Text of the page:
Agricultural expert 'over the moon' with MBE
- Credit: IEMA
A Royston agricultural expert said she was "over the moon" to be awarded an MBE for services to British agriculture and farmer wellbeing.
Sarah-Jane Mukherjee started her career as an environmental journalist, notching up 20 years' experience reporting on a range of issues - including becoming BBC environment correspondent in 1994 and appearing on Farming Today and Countryfile.
In 2005, she was granted a rare opportunity to interview the Prince of Wales on environmental issues, and has been a regular contributor on Radio 4's Today Programme.
In 2016 she was appointed by DEFRA - the Department for Environment, Food and Rural Affairs - to join the Norfolk and Suffolk Broads Authority, and in 2017 was appointed chief executive of the Crop Protection Association.
After a role as director of environment for Water UK, Sarah took on a new position last year as chief executive of the Institute of Environmental Management and Assessment.
You may also want to watch:
Speaking about her MBE, Sarah told the Crow: "It's just a fantastic honour. What makes me most overwhelmed is the fact that someone else has put me forward and spent time and effort putting the information together.
"It's a sign of recognition from the people that you work with which is really special."
- 1 'We were lied to' - Residents' dismay as development prompts privacy concerns
- 2 5 haunted locations that will give you a Halloween fright
- 3 Tributes paid to 'greatly respected' coach operator
- 4 Julian Clary and Matthew Kelly star in 'a theatrical gem' at Cambridge Arts Theatre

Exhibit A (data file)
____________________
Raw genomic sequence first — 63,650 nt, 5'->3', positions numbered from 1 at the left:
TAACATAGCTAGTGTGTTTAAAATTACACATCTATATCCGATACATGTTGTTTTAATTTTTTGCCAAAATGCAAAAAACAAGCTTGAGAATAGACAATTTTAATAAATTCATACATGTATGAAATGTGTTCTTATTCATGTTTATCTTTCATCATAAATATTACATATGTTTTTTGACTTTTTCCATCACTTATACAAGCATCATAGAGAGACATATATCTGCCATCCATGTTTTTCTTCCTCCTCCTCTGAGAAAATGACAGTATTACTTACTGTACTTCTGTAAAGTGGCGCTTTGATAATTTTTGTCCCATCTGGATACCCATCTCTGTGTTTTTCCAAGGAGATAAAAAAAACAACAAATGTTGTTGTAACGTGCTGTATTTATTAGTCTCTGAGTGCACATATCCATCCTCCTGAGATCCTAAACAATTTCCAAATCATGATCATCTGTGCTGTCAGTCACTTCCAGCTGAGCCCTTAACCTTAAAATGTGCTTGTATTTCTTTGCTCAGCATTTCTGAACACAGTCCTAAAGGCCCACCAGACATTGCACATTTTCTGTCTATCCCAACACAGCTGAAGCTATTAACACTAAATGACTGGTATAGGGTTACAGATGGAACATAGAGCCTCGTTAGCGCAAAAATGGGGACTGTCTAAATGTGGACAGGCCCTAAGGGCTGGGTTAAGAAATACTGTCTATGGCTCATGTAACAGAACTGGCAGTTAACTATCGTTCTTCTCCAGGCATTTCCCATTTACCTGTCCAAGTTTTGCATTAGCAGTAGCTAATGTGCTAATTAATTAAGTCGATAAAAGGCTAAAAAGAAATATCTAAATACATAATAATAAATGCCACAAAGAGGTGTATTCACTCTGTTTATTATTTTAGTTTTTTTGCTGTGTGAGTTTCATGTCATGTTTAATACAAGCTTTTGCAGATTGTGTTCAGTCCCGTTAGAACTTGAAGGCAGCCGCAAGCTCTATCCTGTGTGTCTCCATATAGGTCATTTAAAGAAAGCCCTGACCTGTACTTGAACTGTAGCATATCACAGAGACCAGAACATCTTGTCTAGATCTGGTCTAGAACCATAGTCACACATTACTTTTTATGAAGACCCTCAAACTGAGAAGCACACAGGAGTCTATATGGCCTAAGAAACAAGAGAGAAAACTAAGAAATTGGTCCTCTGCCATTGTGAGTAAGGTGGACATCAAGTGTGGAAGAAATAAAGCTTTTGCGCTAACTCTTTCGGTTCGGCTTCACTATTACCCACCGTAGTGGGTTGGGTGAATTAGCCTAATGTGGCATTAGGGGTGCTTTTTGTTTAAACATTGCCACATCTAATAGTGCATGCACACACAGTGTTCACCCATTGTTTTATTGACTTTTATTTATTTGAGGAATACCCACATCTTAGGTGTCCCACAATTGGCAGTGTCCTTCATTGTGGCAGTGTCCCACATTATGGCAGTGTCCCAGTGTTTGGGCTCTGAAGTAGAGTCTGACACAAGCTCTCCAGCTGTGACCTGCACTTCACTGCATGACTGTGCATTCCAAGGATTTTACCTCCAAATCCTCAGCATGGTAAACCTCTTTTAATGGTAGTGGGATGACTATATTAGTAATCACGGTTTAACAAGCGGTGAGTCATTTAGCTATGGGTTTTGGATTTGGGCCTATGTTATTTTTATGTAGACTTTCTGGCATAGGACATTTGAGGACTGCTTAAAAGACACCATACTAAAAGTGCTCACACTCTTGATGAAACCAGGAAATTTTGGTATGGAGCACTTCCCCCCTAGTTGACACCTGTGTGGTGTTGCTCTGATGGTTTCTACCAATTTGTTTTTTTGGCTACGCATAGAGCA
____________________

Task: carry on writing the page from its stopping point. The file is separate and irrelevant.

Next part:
- 5 Fundraisers walk, run and roll in month-long charity challenge
- 6 MPs pay tribute following death of Sir David Amess
- 7 Signs on A505 to discourage littering after stretch becomes 'eyesore'
- 8 Family pay tribute to 'truly special individual' killed in A1307 crash
- 9 Stagecoach bus routes changing due to lack of staff
- 10 Guitar once owned by Pink Floyd's Syd Barrett to be sold at Cambridge auction
She added that the nomination was a complete shock, and when it came into her email inbox she thought she was being asked to nominate someone else, saying "when I saw it was me I was amazed".
"I have been lucky in that I've had two or three careers," Sarah said. "I know people always say this but it's the people you work with that are the highlight. That's the thing you take away with you."
Sarah developed her career from journalism into agriculture by chance, after leading coverage into the BSE - mad cow disease - outbreak.
She said: "I got talking to farmers and I thought 'gosh there's a lot of stories here'.
"I developed a specialism in rural affairs. I don't have a background in farming as I was brought up in social housing in Essex.
"It's never dull - I'm in a job that's always interesting."
For the next stage of her career, Sarah is looking ahead to climate talks at the end of the year, and is working to improve links between sustainability and agriculture.